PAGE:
Nitro Dice Review: A Spunky Street Racing Card Game
Not all motorsports are posh, high-class endeavors like rich sponsors would want you to believe. For people who race on the streets with their own cars, it’s rough, gritty, and edgy. Nitro Dice, a game by David E. Whitcher, focuses on that underground world of street racing, bringing it to life through cards and dice.
I got my hands on a copy of Turbo Dice recently, which has been out of print for multiple years, and was curious to see what this racing card game has to offer. After giving it a couple play-throughs, I was pleasantly impressed.
Review of Minion Games’ Nitro Dice:
The Fast-Paced, Car-Driven Racing Game
Publisher: Minion Games
Designer: David E. Whitcher
Box Dimensions: 8.75 x 5 x 1.5 inches
# of Players: 2-6 racers
Ages: 9 and older
Category: Card management track racing
Play Time: 50-60 minutes
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How to Play
To play Nitro Dice, you need to start by assembling a two-lane track using a handful of cards in your preferred arrangement. Each player receives a handful of track cards, a colored die, nitro tokens, and a car condition guide. All players roll to determine starting position, then place their 10-sided die behind the starting line.
Rounds consist of two phases. First, players determine vehicle speed (tracked by rotating the die until the appropriate number is face-up) by decreasing or increasing the speed by one or two. Second, players move their die (functioning as pawns representing the vehicles) down the street the appropriate number of spaces, abiding by movement rules. They must discard track cards from their hand to traverse new track cards, change lanes, drift, or brake, and they can discard their nitro tokens for quick boosts. They also have the option of playing track cards from their hand onto the track, modifying it to add or remove hazards along the route.
If players sustain damage from collisions or the inability to pay card costs for movement, their vehicle condition level lowers, which in turn affects their hand limit and speed limit.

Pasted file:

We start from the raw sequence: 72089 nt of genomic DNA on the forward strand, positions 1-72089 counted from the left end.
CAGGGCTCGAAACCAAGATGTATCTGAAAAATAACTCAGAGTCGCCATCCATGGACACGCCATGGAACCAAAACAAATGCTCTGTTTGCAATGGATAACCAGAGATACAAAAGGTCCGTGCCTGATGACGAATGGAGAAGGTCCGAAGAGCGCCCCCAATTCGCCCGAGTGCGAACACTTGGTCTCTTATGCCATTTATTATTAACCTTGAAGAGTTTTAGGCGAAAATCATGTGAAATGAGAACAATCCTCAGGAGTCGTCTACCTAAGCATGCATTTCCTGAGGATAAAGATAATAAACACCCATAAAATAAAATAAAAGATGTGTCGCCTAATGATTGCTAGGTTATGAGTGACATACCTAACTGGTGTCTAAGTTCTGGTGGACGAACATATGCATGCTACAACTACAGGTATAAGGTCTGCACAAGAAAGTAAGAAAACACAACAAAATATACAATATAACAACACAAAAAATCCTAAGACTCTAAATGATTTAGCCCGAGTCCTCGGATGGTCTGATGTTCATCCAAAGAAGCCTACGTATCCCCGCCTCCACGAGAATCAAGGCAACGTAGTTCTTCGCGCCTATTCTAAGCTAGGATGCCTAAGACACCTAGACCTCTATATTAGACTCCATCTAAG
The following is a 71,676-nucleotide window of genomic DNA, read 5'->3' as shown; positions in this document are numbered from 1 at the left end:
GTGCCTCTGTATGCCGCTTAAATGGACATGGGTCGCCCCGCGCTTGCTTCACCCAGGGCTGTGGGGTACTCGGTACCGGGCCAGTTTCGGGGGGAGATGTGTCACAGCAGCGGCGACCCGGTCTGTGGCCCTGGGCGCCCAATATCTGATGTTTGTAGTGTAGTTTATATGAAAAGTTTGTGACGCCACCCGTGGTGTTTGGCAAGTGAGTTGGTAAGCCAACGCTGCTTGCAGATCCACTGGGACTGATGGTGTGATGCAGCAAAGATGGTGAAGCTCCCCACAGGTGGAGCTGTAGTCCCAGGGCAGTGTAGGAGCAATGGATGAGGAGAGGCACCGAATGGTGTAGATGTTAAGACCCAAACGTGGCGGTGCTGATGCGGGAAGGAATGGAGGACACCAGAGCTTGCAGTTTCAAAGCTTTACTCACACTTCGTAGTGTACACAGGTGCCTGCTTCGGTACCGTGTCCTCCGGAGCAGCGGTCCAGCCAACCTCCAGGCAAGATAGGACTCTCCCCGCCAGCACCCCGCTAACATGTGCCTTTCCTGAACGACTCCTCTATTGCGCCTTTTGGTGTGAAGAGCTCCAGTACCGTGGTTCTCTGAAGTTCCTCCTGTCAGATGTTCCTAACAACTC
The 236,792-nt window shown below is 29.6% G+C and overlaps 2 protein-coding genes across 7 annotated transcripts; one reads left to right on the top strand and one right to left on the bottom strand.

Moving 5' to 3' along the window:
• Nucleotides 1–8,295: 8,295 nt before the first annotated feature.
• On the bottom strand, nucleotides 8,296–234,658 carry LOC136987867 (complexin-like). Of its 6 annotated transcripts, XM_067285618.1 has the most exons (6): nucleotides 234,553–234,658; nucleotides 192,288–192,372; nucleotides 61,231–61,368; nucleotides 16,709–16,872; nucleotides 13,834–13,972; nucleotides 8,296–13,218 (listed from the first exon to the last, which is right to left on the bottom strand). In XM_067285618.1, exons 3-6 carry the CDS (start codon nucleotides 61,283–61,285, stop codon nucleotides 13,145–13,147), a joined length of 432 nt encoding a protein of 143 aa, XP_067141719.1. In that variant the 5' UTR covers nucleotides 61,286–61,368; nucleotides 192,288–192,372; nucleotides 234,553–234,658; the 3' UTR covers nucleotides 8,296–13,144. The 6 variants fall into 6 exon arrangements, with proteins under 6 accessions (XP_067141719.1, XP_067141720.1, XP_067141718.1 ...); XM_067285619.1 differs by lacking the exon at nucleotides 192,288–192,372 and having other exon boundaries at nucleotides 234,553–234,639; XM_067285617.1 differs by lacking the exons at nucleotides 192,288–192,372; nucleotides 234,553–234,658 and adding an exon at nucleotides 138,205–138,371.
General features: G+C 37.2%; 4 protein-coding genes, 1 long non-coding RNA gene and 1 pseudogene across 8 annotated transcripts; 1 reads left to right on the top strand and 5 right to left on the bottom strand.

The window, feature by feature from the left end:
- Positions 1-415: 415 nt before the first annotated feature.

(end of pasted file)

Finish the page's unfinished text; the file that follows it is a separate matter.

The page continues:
The person who’s “car” crosses the finish line furthest in the final round (triggered by the first person to cross it) wins the game.
Nitro Dice includes:
- 6 ten-sided dice in different colors
- 6 vehicle condition cards with corresponding markers
- 12 nitrous tokens
- 96 track/handling cards
- 1 start/finish line card
- 1 garage card
- Instruction booklet
Let’s address the first thing that people notice about Nitro Dice: the artwork. While it’s certainly not bad—it’s stylish and bears a Japanese anime form—it might be a bit racy for children (or conservative old folks, for that matter). It’s admirable that half the driver characters are women—a rarity in racing games—but unclear why all of them need to be dressed provocatively. Teenage boys will certainly find this more appealing than your average motorsports game, so at least that’s a selling point.
As far as the components themselves, you receive quite a lot for the price and the compact size of the box. Once you unwrap it all, the game can take up a decent amount of table space. The cards are colorful, sturdy, and visually uncluttered, thus serving well as the track. They and the dice store well in the box thanks to durable dividers. The box design is vibrant and active, promoting the street racing fashion and high-speed appeal.